Tips for Trail Running

Trail Running is Far From Boring!

There are generally two camps of runners: those who prefer to run on roads, and those who prefer the trails. Whether you know which camp you are in, or not, spending time on the trails is a great way to break up a boring routine or simply see somewhere new. Trail running beginners should follow the tips below.

Plan to be gone longer than expected
Running on trails takes more time than running on the roads. The softer surface, uneven terrain, hills, and sometimes unexpected occurrences (such as a connecting trail being closed) can slow down even the best runners.

Run with a buddy
Heading out to the trails for the first time should not be done alone. Although trail running is not inherently dangerous, having a buddy is always recommended in case of injury. Unlike on the roads, a bad fall or sprain could leave a trail runner alone for hours before anyone can notice.

Bring a water bottle
Many trail systems do not have water fountains. If planning to run for more than 10k, consider packing a handheld hydration system to ward off dehydration.
Wear bug spray
Nothing ruins a great trail run like running from bugs. Don’t forget to spray yourself with bug spray after getting out of the car in order to keep the pesky insects at bay.
Trail RunningCover your head
During tick season, wear a hat or bandana to keep ticks out of your hair. After your run, inspect areas of your body that ticks may have latched onto, such as behind the ears or around your ankles.

Respect the trail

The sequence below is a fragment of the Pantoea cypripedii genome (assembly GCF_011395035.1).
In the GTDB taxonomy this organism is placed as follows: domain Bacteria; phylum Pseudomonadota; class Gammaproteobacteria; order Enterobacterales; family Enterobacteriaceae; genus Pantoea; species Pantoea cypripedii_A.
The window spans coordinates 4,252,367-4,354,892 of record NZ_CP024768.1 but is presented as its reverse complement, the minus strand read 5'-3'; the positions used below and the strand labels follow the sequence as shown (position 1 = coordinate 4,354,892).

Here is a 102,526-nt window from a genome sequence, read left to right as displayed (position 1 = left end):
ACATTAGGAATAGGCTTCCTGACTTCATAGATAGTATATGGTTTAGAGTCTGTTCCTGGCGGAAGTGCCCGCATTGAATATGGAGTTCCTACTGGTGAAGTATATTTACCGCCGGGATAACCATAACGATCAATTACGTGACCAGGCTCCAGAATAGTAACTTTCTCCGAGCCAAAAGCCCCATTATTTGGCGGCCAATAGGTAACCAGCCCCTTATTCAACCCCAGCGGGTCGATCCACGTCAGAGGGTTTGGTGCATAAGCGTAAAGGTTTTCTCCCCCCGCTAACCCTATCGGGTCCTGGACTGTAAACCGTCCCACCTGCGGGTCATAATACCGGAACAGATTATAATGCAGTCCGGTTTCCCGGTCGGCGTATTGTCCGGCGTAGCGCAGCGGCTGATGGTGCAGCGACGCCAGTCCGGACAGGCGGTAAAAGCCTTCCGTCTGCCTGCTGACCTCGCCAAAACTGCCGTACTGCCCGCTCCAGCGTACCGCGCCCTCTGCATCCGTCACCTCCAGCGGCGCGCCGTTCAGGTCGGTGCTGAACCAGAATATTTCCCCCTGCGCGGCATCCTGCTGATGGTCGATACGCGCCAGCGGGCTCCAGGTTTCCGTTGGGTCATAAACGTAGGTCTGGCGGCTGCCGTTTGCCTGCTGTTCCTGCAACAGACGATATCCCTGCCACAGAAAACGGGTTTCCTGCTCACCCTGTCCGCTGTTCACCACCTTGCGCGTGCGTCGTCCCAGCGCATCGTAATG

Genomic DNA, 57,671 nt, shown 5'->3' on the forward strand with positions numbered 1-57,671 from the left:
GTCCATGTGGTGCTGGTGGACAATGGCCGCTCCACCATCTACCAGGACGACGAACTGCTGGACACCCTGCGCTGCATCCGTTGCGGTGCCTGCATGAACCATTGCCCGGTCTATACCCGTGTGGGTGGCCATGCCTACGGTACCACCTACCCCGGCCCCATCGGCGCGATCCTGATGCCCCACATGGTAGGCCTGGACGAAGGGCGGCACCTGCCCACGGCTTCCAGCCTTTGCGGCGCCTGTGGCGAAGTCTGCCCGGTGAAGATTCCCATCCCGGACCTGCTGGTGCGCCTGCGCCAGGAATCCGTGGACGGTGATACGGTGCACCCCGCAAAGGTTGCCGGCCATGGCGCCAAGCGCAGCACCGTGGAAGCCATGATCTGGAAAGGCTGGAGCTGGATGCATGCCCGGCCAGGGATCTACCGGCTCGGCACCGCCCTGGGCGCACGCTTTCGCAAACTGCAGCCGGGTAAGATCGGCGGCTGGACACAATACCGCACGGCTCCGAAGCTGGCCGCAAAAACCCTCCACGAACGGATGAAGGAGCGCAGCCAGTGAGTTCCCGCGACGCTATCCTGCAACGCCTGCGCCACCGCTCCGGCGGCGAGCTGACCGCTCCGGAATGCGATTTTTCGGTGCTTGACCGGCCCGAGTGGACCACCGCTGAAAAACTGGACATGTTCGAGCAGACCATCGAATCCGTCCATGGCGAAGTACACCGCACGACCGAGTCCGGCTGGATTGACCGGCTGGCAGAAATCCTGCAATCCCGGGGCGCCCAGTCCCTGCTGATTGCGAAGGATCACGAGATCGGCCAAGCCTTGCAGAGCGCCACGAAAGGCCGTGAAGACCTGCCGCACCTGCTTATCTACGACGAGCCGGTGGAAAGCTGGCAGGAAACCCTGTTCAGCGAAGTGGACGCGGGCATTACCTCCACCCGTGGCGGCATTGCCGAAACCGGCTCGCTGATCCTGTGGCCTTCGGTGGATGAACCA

Never try to forge your own trail or take souvenirs from your run. If a specific trail is closed, do not go beyond barriers to use the trail anyway. Use proper etiquette when on the trail, and always say hello when passing another runner or hiker, as well as alert anyone you may be passing from behind.

Keep your head up
It can be tempting to look around at the beautiful scenery during your run, ignoring the hazards of the trail. Keep your eyes ahead to watch out for tree roots or low hanging branches. Allow yourself to stop every 2-3k to take in the wonders of nature safely.

Stick to out-and-back routes
When first testing out trail running, stick to running out and back courses (i.e. 20 minutes out, and then turn around and run back the way you came) to keep from getting lost. Bear in mind that trail maps may not always be accurate, and getting lost happens even to the most experienced of runners. Start to explore only after you are confident in your surroundings.

Use Caution around Animals
At some point, you will encounter a wild animal while trail running. Do not be alarmed (remember, most are more afraid of you than you are of them). Slow to a walk and keep your distance. Do not attempt to run past a large animal, as this can be starting and potentially lead to a chase.

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